The practice of Human Resource Management (commonly referred to as HR) has always been vital to the progress of any company. It is the responsibility of the HR department to handle employee relations, payroll management, hiring and firing, reward systems, change and culture management. HR, in many companies, serves as the bridge between the upper echelon and staffers.
The job of the HR manager has never been an easy one. From hiring and retaining talent, to handling incompetence and rewarding excellence, there is a lot they have to deal with. But with the saving grace of technology, the workload of the HR manager has been significantly reduced. There are now apps that can help with payroll management, remote communication and project management, monitoring leave duration, recruiting and performance management.
Before now, employee appraisals and feedback collation usually required HR managers to invite employees to meetings or call them for one-on-one sessions. HR apps relieve them of this stress, especially in organizations that have hundreds to thousands of employees. Apps that track payroll, time and attendance have gained traction among HR practitioners. Companies by themselves can also review their HR practices and then translate them onto app platforms, by themselves.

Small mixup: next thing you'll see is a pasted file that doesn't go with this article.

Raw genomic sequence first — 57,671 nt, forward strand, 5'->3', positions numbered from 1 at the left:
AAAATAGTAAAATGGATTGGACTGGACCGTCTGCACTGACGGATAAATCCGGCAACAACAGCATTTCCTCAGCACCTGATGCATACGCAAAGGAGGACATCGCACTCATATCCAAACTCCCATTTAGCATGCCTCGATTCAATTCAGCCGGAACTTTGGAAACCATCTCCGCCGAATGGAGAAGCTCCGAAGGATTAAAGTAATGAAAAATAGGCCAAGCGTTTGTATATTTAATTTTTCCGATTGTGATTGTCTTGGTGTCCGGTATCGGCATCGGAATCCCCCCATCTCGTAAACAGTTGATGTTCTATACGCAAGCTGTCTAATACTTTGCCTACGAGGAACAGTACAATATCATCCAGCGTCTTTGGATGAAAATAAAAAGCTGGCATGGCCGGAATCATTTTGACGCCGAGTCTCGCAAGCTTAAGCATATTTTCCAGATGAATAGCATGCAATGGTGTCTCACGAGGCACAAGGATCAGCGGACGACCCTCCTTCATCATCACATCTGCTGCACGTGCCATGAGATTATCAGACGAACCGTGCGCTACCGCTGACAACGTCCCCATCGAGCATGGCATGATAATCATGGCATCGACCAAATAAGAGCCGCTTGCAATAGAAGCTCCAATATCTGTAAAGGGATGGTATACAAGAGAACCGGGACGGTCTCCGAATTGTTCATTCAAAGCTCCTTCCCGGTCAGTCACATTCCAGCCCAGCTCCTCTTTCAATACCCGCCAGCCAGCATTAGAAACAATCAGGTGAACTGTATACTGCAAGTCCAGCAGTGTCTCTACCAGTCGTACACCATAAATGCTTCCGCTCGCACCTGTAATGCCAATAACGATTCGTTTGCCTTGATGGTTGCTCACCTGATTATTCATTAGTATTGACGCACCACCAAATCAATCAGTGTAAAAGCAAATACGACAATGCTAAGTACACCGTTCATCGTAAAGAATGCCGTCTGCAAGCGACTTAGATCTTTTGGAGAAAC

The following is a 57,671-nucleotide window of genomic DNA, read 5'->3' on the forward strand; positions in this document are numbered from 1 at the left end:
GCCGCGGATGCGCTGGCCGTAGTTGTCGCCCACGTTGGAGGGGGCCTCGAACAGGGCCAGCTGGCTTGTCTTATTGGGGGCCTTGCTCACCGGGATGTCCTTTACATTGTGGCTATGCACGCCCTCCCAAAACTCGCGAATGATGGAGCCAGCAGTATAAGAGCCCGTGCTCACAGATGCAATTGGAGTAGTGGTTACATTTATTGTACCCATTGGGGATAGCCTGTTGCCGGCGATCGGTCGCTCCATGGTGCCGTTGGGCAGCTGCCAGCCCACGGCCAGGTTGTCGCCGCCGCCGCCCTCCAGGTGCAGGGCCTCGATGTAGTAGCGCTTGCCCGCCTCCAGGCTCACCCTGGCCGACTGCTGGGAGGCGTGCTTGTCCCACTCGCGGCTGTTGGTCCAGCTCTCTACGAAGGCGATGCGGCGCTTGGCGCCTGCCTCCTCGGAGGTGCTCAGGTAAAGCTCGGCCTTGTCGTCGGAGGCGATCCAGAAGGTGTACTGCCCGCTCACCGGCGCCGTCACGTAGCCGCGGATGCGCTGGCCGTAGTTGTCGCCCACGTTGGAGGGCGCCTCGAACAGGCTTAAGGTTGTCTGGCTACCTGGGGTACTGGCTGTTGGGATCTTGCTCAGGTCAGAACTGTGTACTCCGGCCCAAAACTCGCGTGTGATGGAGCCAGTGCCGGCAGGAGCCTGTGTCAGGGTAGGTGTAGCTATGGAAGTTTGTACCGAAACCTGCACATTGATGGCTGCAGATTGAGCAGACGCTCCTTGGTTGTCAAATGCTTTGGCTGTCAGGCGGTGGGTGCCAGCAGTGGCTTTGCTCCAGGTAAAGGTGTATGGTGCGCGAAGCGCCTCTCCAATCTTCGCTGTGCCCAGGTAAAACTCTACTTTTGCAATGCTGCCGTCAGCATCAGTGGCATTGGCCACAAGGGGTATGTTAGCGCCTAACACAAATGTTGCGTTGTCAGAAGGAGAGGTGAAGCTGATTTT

Websites like Salesforce offer apps that HR managers can logon to and instantly begin to manage their organization’s affairs from there. The benefits of HR apps goes beyond communication and recruiting as they help to speed up organizational processes and reinforce desired behavior in the organization.
I recently read a book that described how employee performance is not rewarded as accurately as it should. The book posits that employees are either over-rewarded or under-rewarded for their performance. I reckon that organizations that embrace the use of HR apps eliminate this. When employees get less than they deserve, it affects their performance as their work proceeds. If they get more than they deserve, how do you think other employees who are under-rewarded will respond? Situations like these are resolved when there are fixed metrics to rate performance and meaningful contributions, and create proper reward systems to go with them.
So far, HR apps have helped organizations unearth buried hidden treasures in their employees. Michael Papay of Waggl, a California-based company, talks about a tool called ‘waggl’ that they created. The company designed this tool to help them get quick feedback from their workforce. Waggl is optimized for both mobile platforms and desktops. HR apps are also being used for leadership development, talent recruitment based on geography, and employee development.